- Know what type of class you are best suited for, and seek that out. Know the class descriptions above and search for those in your community. If you can't find a class, try yogaglo.com for online streaming.
- If you are a trauma survivor, be especially selective about your yoga class. Choose a class that is "trauma-sensitive" if you are just beginning to process your traumatic experiences. Know that some teachers provide "physical assists" or adjustments that involve them touching you. If you do not want to be touched, communicate that to your teacher prior to class.
- Hot yoga (100 degrees +) can be counter-productive if you are overwhelmed by heat or have medical conditions. You should have an established practice of good hydration before you attend hot yoga classes. As an alternative, many vinyasa classes offer a warm room (85 degrees +).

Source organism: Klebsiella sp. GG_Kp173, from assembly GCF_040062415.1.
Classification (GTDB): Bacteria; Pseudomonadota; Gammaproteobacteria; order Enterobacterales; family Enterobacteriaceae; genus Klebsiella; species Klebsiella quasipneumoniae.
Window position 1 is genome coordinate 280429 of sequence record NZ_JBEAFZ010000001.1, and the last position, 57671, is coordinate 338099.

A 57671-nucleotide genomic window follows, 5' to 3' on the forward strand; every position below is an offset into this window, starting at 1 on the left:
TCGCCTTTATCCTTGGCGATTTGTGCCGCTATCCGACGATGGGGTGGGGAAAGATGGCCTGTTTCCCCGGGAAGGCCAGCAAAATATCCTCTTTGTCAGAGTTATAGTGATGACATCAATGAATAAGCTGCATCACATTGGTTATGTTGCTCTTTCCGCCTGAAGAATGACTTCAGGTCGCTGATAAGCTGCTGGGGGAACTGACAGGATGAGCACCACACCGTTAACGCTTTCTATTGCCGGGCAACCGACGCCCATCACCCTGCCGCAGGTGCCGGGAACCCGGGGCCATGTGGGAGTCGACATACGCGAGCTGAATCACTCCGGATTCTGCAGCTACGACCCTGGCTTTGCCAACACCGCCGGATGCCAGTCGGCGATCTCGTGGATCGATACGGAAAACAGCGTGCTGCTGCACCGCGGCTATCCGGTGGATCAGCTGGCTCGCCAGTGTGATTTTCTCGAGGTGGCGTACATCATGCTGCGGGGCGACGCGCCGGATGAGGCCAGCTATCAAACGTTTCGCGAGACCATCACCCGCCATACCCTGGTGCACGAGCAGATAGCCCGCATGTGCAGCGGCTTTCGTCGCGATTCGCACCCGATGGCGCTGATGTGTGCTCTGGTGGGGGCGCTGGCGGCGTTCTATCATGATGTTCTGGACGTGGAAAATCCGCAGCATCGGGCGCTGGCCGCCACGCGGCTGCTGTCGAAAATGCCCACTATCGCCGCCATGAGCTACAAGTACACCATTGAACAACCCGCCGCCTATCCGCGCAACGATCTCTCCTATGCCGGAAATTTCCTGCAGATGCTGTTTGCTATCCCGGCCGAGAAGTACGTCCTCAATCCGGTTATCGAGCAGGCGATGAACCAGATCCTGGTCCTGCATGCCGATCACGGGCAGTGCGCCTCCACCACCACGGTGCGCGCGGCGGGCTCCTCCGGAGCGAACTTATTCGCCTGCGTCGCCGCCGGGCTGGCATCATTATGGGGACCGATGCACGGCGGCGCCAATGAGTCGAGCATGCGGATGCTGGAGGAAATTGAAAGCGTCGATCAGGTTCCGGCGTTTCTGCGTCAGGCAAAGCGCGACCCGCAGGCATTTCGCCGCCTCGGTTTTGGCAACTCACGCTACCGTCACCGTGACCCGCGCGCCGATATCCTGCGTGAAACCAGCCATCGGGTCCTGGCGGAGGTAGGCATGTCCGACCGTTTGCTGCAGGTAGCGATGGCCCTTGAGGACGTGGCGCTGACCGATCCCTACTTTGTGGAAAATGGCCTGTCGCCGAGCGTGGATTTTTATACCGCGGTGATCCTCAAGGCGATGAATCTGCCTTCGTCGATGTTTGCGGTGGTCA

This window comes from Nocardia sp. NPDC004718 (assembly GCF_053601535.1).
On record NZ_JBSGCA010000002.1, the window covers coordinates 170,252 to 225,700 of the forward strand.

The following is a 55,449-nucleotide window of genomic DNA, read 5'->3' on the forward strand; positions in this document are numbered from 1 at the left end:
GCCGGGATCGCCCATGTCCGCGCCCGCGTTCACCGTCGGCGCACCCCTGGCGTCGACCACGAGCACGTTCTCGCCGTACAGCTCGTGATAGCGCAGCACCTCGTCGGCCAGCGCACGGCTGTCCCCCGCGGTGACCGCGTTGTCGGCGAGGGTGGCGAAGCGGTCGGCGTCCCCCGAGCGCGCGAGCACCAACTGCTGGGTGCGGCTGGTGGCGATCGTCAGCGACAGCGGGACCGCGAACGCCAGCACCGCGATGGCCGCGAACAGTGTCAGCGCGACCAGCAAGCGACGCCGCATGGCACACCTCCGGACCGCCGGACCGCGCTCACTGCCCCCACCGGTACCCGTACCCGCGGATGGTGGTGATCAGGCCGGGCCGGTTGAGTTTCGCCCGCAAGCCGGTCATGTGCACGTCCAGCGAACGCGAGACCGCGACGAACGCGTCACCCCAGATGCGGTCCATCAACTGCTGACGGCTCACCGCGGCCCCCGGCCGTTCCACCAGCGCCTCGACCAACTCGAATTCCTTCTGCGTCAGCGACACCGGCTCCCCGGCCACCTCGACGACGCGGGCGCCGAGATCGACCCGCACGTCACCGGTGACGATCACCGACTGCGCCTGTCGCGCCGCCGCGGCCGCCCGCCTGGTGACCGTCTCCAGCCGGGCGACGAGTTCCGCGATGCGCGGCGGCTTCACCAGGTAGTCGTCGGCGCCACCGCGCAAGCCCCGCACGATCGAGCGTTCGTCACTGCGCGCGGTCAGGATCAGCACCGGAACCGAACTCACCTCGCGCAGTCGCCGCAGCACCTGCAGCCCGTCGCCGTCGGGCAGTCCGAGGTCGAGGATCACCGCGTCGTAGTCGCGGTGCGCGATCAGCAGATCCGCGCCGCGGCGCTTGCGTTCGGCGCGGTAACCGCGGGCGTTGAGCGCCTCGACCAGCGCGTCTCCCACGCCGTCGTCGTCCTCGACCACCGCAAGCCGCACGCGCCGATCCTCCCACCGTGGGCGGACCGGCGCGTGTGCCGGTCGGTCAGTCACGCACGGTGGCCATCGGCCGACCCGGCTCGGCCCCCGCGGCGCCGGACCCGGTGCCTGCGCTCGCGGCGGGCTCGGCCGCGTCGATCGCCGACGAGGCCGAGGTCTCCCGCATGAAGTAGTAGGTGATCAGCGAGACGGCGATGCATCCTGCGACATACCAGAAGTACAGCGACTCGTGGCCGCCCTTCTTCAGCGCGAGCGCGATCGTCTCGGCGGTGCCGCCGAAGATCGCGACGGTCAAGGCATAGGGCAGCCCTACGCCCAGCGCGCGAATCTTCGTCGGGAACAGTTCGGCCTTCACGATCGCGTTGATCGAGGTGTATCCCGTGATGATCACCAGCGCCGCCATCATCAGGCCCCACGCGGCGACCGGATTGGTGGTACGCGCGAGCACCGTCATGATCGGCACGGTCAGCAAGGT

- Look for teachers that offer modifications of difficult poses and encourage acceptance of your body as it is today.
What to know before you go:
- Yoga is usually practiced barefoot.
- It's best to practice on a mostly empty stomach. You will be more comfortable with heat, vigorous sequencing, or twisting if you haven't just eaten a meal.
- Some studios will have mats to borrow, or you can bring your own. For sweaty classes, a towel placed over your mat keeps you from slipping. You can use a towel from home, or there are special ones made to go on top of yoga mats.
- Most studios have a place for your belongings outside of the yoga room. They are usually secured by the teacher locking the outside door before class begins.
- Studios have differing policies about talking inside the yoga room. Some observe silence and others welcome chatting before class.